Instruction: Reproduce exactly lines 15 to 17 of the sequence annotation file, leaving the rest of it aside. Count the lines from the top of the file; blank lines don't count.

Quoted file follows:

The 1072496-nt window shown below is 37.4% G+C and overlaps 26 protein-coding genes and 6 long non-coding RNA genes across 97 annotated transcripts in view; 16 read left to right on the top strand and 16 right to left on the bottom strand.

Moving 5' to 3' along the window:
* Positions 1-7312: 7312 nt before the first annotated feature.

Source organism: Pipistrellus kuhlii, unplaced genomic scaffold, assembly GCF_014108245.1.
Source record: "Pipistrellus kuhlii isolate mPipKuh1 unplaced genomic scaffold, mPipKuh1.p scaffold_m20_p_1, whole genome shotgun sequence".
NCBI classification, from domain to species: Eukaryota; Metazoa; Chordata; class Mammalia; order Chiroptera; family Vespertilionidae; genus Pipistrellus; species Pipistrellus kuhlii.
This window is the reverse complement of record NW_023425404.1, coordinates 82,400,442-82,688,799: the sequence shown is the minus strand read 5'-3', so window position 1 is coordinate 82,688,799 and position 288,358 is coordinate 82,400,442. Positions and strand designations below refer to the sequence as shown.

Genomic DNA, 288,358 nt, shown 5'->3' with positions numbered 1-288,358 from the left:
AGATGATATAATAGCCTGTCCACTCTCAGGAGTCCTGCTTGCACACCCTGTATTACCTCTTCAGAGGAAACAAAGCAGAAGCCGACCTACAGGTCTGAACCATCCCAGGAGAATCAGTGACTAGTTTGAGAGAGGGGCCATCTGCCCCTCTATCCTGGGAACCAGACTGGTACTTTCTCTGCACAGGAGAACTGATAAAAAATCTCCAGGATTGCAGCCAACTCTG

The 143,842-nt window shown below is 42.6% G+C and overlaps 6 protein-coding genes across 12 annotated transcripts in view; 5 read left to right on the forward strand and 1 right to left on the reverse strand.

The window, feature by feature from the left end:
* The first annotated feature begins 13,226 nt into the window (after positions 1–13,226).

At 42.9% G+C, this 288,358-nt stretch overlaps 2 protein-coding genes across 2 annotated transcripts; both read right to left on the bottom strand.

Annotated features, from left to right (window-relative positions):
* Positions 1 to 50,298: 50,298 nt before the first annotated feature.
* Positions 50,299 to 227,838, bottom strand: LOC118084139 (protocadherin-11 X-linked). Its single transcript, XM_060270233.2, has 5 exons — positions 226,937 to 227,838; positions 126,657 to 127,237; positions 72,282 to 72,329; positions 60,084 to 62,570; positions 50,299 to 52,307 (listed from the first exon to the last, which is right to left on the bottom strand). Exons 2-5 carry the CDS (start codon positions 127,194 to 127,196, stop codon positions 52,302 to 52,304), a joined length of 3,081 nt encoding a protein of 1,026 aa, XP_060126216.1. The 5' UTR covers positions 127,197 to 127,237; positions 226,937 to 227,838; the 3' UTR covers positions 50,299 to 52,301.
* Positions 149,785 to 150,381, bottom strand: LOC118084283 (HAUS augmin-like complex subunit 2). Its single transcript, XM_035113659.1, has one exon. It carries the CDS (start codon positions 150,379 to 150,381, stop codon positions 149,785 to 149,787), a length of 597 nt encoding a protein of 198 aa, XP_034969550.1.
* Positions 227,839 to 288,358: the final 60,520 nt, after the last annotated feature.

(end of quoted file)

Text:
* Positions 1 to 50,298: 50,298 nt before the first annotated feature.
* Positions 50,299 to 227,838, bottom strand: LOC118084139 (protocadherin-11 X-linked). Its single transcript, XM_060270233.2, has 5 exons — positions 226,937 to 227,838; positions 126,657 to 127,237; positions 72,282 to 72,329; positions 60,084 to 62,570; positions 50,299 to 52,307 (listed from the first exon to the last, which is right to left on the bottom strand). Exons 2-5 carry the CDS (start codon positions 127,194 to 127,196, stop codon positions 52,302 to 52,304), a joined length of 3,081 nt encoding a protein of 1,026 aa, XP_060126216.1. The 5' UTR covers positions 127,197 to 127,237; positions 226,937 to 227,838; the 3' UTR covers positions 50,299 to 52,301.
* Positions 149,785 to 150,381, bottom strand: LOC118084283 (HAUS augmin-like complex subunit 2). Its single transcript, XM_035113659.1, has one exon. It carries the CDS (start codon positions 150,379 to 150,381, stop codon positions 149,785 to 149,787), a length of 597 nt encoding a protein of 198 aa, XP_034969550.1.